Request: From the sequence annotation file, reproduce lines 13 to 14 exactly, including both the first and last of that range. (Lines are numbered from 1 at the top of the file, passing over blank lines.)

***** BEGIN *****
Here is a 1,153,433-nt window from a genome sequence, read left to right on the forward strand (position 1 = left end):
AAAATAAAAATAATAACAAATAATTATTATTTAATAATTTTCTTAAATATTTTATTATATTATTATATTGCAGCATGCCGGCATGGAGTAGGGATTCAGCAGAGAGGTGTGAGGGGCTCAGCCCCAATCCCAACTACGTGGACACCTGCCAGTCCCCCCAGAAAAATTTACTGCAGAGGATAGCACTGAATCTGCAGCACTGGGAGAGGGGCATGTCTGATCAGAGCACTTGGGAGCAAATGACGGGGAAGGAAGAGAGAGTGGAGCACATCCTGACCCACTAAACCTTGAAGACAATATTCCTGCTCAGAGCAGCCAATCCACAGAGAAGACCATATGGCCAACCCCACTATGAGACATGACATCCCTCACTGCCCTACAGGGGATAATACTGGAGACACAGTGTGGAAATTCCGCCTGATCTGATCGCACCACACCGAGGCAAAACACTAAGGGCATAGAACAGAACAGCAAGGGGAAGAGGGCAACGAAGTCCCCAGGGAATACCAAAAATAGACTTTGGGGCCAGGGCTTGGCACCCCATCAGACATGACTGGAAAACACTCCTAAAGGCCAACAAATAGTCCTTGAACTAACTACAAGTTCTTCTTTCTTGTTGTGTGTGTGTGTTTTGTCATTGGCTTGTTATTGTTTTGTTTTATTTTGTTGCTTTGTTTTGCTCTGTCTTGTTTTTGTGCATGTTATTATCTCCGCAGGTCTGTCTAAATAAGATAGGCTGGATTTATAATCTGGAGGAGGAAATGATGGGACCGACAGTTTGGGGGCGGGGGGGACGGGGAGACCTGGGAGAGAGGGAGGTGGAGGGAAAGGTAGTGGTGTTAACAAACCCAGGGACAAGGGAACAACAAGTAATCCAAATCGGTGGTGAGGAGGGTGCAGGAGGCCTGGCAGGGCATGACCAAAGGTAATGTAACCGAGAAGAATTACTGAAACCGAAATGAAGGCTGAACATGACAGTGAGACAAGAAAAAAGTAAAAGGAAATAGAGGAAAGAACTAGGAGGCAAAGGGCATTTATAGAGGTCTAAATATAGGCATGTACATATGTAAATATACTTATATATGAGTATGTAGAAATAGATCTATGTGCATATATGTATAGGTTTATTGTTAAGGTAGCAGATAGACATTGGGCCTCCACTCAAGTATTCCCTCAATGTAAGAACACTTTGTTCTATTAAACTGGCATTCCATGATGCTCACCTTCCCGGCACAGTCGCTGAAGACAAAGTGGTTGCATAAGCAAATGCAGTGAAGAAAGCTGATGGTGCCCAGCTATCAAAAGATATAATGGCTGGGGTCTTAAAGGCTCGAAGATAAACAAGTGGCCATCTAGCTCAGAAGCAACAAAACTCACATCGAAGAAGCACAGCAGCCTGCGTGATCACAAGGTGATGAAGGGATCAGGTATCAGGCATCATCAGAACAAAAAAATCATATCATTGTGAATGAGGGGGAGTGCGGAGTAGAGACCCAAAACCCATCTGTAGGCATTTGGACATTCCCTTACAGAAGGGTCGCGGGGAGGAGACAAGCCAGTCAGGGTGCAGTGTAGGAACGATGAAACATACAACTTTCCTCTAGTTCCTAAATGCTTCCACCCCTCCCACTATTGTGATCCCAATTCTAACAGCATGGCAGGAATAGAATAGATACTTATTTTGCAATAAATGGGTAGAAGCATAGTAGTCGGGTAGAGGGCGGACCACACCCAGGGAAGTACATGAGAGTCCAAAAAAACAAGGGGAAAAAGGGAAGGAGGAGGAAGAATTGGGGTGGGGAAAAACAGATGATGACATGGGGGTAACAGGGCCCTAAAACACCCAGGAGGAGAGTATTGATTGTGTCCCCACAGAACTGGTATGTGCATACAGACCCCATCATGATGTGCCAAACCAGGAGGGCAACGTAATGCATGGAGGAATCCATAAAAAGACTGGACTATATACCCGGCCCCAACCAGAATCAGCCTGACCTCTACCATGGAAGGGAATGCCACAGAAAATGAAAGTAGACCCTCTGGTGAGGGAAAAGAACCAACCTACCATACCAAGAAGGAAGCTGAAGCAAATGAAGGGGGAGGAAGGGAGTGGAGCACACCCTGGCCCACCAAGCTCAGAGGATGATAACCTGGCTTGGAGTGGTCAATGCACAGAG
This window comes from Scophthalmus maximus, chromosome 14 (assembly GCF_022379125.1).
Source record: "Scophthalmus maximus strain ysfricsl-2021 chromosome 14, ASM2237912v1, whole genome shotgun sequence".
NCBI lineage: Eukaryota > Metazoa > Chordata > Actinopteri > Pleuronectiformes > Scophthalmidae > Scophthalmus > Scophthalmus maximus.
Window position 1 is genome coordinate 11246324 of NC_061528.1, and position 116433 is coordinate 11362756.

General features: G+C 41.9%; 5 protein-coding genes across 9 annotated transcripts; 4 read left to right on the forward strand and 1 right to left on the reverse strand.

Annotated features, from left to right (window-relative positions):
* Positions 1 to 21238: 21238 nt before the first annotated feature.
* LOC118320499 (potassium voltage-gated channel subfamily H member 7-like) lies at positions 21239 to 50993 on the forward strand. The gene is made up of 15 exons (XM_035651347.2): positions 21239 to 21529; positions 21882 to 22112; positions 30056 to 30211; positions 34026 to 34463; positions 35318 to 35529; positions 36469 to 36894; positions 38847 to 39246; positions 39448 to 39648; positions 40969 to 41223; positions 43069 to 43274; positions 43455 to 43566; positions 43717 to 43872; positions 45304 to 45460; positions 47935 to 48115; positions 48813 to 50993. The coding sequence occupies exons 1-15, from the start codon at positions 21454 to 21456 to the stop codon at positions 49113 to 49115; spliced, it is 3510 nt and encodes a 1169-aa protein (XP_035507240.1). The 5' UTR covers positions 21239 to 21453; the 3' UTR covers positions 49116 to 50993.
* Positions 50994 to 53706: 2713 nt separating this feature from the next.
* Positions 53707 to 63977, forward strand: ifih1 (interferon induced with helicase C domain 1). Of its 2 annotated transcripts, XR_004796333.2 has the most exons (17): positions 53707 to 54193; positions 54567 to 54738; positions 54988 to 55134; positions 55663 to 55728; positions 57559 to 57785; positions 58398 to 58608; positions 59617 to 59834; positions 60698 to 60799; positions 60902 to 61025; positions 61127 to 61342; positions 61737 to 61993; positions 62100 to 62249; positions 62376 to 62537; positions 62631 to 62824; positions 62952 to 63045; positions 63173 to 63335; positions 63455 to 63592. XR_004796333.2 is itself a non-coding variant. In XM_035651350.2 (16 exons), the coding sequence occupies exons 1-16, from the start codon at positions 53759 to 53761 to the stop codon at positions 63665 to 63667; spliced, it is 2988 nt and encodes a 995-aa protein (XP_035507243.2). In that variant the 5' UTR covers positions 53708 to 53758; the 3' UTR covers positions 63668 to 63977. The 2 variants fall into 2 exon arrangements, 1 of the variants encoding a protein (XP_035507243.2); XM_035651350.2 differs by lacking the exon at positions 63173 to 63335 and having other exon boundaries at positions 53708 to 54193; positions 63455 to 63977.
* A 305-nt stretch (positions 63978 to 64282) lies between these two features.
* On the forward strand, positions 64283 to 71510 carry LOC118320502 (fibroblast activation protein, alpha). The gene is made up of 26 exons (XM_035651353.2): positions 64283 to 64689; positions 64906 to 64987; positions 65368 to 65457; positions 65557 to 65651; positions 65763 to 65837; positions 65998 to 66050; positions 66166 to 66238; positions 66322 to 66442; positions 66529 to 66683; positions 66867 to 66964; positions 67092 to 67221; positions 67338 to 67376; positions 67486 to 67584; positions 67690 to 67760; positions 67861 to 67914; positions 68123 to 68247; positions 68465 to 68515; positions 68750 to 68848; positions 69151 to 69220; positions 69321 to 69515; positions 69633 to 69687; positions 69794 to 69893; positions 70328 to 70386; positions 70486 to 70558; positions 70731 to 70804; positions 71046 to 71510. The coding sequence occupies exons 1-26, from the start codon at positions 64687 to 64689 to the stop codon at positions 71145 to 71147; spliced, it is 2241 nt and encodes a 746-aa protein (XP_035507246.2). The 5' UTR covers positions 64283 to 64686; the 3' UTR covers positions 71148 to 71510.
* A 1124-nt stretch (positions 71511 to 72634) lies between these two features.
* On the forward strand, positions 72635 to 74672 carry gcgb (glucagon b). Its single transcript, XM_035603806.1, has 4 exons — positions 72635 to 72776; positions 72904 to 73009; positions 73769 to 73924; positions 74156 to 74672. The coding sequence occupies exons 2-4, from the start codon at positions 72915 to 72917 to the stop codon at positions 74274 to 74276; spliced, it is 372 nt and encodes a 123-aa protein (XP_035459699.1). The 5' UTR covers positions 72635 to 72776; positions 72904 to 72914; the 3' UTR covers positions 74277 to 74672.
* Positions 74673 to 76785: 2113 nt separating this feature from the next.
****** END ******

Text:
* A 305-nt stretch (positions 63978 to 64282) lies between these two features.
* On the forward strand, positions 64283 to 71510 carry LOC118320502 (fibroblast activation protein, alpha). The gene is made up of 26 exons (XM_035651353.2): positions 64283 to 64689; positions 64906 to 64987; positions 65368 to 65457; positions 65557 to 65651; positions 65763 to 65837; positions 65998 to 66050; positions 66166 to 66238; positions 66322 to 66442; positions 66529 to 66683; positions 66867 to 66964; positions 67092 to 67221; positions 67338 to 67376; positions 67486 to 67584; positions 67690 to 67760; positions 67861 to 67914; positions 68123 to 68247; positions 68465 to 68515; positions 68750 to 68848; positions 69151 to 69220; positions 69321 to 69515; positions 69633 to 69687; positions 69794 to 69893; positions 70328 to 70386; positions 70486 to 70558; positions 70731 to 70804; positions 71046 to 71510. The coding sequence occupies exons 1-26, from the start codon at positions 64687 to 64689 to the stop codon at positions 71145 to 71147; spliced, it is 2241 nt and encodes a 746-aa protein (XP_035507246.2). The 5' UTR covers positions 64283 to 64686; the 3' UTR covers positions 71148 to 71510.